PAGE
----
In 1893, Daniel Berkley Updike (1860-1941) announced that he had opened a printing business at 6 Beacon Street in Boston, Massachusetts called Merrymount Press (1893-1949). The Press published “...holiday books, privately printed books, ecclesiastical printing, decorations for books, “practical” book covers and minor decorative printing.” The Press’s type and decorations contain many styles, antique and new and from a variety of sources: English, French, Italian Renaissance, early German including “rude decorations of the New England printer; (and) the modern English style set by Morris”.
Merrymount Press derived its name and adopted the Maypole symbol from the area of Merrymount, Massachusetts, now a neighborhood in Quincy. Thomas Morton was an English settler in an area the Native Americans called Passonagessit. The colonists translated this into Merrymount. Morton held several May Day celebrations complete with a Maypole for colonists and Native Americans in the 1600s.
Merrymount Press was instrumental in the Arts and Crafts movement in the field of American book arts. Updike was known as a “scholarly printer” and a “practical master printer” who successfully combined the printing trade with the history of the book to produce a high standard of art.
Merrymount Press would occupy 6 spaces in Massachusetts:
6 Beacon Street, Boston
7 Tremont Place, Boston
104 Chestnut Street, Boston
232 Summer Street, Boston
712 Beacon Street, Boston
250 Bacon Street, Waltham
Some moves were to house a large printer such as a cylinder printer and then a mechanically fed printer. Updike maintained the office, library, and presses together in the same building at each location. He felt keeping them near him was important so his vision would not be lost in translation between the humans and the machinery. The staffing grew and changed over time The head foreman, John Bianchi, became Updike’s business partner in 1915.
The press evolved from handmade paper to smooth sheets, from hand typesetting to machine typesetting. The style of the press moved from ornamental borders and William Morris-esqe to an uncomplicated and sparse design that became known as the “Updike style”. The majority of Merrymount fonts used were Bell, Scotch, Oxford, Caslon, and Janson.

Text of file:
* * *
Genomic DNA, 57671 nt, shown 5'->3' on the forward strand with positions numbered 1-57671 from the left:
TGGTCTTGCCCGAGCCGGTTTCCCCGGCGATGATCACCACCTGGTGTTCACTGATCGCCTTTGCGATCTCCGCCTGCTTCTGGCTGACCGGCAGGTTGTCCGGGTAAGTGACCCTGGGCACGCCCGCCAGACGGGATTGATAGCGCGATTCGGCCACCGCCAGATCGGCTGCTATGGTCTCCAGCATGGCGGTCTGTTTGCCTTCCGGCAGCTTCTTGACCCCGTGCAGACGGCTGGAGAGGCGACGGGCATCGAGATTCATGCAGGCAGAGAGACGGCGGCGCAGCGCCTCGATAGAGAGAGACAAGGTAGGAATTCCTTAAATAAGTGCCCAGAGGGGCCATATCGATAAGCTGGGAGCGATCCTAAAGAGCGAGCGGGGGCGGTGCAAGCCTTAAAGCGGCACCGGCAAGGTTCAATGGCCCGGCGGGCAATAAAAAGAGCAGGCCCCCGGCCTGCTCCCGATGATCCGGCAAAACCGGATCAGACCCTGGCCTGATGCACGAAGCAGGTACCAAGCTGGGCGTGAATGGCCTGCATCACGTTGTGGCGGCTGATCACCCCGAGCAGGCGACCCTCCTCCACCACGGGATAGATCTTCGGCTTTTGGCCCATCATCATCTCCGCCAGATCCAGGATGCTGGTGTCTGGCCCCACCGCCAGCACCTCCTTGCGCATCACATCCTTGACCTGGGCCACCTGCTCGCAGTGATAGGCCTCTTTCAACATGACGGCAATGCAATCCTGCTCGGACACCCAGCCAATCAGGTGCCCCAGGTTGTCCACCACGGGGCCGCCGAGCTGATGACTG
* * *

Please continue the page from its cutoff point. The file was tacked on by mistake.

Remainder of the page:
Updike was born in Providence, RI. He was unable to go to college as he left school at the age of 17 due to his father’s death. In 1878 Updike began working at the Providence Athenaeum as the assistant, filling in for the sick Librarian. When the Librarian died, he continued to help out until a new Librarian was hired. In 1880 he started as an errand boy at Houghton, Mifflin & Company. Updike worked several jobs there and ended up being an advertising manager before moving to Riverside Press.
"To the Trade" and bookplates printed by Merrymount Press
Printer's cut, Merrymount Press logo
Summer Street photos of the composing-room, press-room, and Updike in the library.
Door knocker from Summer Street.
In 1892 when Updike was at Riverside Press in Cambridge, he was approached to reprint the 1892 Episcopal Church Prayer Book with decorative borders. Bertram Grosvenor Goodhue (1869-1924) a type designer and architect designed the endsheets, cover and borders. The edition was a success. This accomplishment, along with the commission of the Altar Book by Harold Brown of Rhode Island, led Updike to invest in type and borders and go out on his own. “Perhaps the reason that I survived, in spite of mistakes, was that a simple ideas had got hold of me-- to make work better for its purpose than was commonly thought worthwhile, and by having one’s own establishment to be free to do so.”
The Altar Book (1896) was the first important book of Merrymount Press. The book shows the strong influence of William Morris. The type, called Merrymount, as well as the borders and initials were designed by Bertram Grosvenor Goodhue. Robert Anning Bell (1862-1933), artist and designer, did the drawings. The book was printed at DeVinne Press in New York. There were many difficulties including problems procuring handmade paper, thus the book took nearly three years to finish.
Around this time Updike made a trip to London. Here he found inspiration in visiting Kelmscott House, seeing exhibits of Kelmscott Books as well as early books and manuscripts. He also made contact with the Caslon House during his visit.
Photos from 712 Beacon Street: Proof-Readers' Room, Composing-Room, Ante-Room, Exterior view, Press-Room, and Library.
The Altar Book prospectus, order form for The Altar Book, pamphlets, brochures, bookplates, scrapbook, and cards.
Lapdesk, letter holder, and magnifier.
Printer's cuts: Arcady in Troy, Merrymount Press Logo, and Daniel Berkeley Updike.
The author Edith Wharton (1862-1932) was a great friend of Merrymount Press. Wharton demanded Scribners, her publisher, have Merrymount print her books. Updike used Scotch-face type. At the time, this type had not been used for fiction in America. Merrymount printed the following titles by Wharton:
The Greater Inclinations (1899)
The Touchstone (1900)
Crucial Instances (1901)
The Valley of Decision (1902)
Madame de Treymes (1907)
During World War I, Edith Wharton edited The Book of Homeless. The sale of this book raised funds for civilians displaced by the war. The book contains poetry and illustrations. Updike found it to be difficult as to how best connect all the original paintings and drawings. In the end he relied on photogravure, color halftone and had blocks for the title page and decorations done by Rudolph Ruzicka (1883-1978), an illustrator from Czechoslovakia.